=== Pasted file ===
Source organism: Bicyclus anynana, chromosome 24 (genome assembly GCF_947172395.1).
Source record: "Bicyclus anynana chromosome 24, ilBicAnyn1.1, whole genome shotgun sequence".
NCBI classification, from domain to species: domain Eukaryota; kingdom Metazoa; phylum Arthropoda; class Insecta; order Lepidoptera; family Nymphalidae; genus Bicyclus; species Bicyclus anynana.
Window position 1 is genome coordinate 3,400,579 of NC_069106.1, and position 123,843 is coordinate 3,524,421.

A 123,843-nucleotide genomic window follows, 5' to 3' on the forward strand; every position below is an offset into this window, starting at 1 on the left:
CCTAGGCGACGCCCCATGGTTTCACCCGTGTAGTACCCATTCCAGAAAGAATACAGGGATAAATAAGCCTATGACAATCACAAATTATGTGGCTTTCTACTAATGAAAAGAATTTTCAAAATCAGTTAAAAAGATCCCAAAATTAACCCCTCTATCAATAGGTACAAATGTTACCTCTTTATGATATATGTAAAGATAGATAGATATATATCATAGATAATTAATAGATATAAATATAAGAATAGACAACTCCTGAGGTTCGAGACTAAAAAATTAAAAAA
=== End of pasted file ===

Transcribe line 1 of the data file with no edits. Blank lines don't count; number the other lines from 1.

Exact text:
Source organism: Bicyclus anynana, chromosome 24 (genome assembly GCF_947172395.1).